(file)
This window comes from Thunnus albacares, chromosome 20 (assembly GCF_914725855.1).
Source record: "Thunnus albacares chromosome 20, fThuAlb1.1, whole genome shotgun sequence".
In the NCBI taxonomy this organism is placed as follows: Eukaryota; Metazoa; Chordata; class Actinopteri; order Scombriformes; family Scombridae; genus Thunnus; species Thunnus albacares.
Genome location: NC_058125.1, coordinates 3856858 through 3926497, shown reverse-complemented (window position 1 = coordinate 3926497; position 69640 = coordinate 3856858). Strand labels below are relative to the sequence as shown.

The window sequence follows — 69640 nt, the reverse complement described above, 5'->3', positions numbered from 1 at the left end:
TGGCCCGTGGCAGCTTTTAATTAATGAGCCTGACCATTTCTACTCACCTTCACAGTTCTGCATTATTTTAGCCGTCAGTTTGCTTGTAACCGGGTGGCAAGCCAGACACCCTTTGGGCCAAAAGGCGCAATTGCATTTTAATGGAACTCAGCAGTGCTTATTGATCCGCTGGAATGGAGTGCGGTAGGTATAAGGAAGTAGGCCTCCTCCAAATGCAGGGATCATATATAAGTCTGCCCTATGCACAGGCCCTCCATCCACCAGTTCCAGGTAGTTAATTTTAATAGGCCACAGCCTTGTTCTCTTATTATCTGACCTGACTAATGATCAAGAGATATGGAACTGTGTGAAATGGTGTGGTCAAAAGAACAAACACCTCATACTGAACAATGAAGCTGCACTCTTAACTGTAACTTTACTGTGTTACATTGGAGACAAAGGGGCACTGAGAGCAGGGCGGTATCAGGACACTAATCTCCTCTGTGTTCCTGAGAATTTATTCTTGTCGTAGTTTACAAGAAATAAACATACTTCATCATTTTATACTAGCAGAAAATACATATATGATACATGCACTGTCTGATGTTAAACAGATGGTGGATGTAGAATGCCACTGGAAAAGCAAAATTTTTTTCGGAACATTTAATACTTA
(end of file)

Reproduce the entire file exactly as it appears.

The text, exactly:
This window comes from Thunnus albacares, chromosome 20 (assembly GCF_914725855.1).
Source record: "Thunnus albacares chromosome 20, fThuAlb1.1, whole genome shotgun sequence".
In the NCBI taxonomy this organism is placed as follows: Eukaryota; Metazoa; Chordata; class Actinopteri; order Scombriformes; family Scombridae; genus Thunnus; species Thunnus albacares.
Genome location: NC_058125.1, coordinates 3856858 through 3926497, shown reverse-complemented (window position 1 = coordinate 3926497; position 69640 = coordinate 3856858). Strand labels below are relative to the sequence as shown.

The window sequence follows — 69640 nt, the reverse complement described above, 5'->3', positions numbered from 1 at the left end:
TGGCCCGTGGCAGCTTTTAATTAATGAGCCTGACCATTTCTACTCACCTTCACAGTTCTGCATTATTTTAGCCGTCAGTTTGCTTGTAACCGGGTGGCAAGCCAGACACCCTTTGGGCCAAAAGGCGCAATTGCATTTTAATGGAACTCAGCAGTGCTTATTGATCCGCTGGAATGGAGTGCGGTAGGTATAAGGAAGTAGGCCTCCTCCAAATGCAGGGATCATATATAAGTCTGCCCTATGCACAGGCCCTCCATCCACCAGTTCCAGGTAGTTAATTTTAATAGGCCACAGCCTTGTTCTCTTATTATCTGACCTGACTAATGATCAAGAGATATGGAACTGTGTGAAATGGTGTGGTCAAAAGAACAAACACCTCATACTGAACAATGAAGCTGCACTCTTAACTGTAACTTTACTGTGTTACATTGGAGACAAAGGGGCACTGAGAGCAGGGCGGTATCAGGACACTAATCTCCTCTGTGTTCCTGAGAATTTATTCTTGTCGTAGTTTACAAGAAATAAACATACTTCATCATTTTATACTAGCAGAAAATACATATATGATACATGCACTGTCTGATGTTAAACAGATGGTGGATGTAGAATGCCACTGGAAAAGCAAAATTTTTTTCGGAACATTTAATACTTA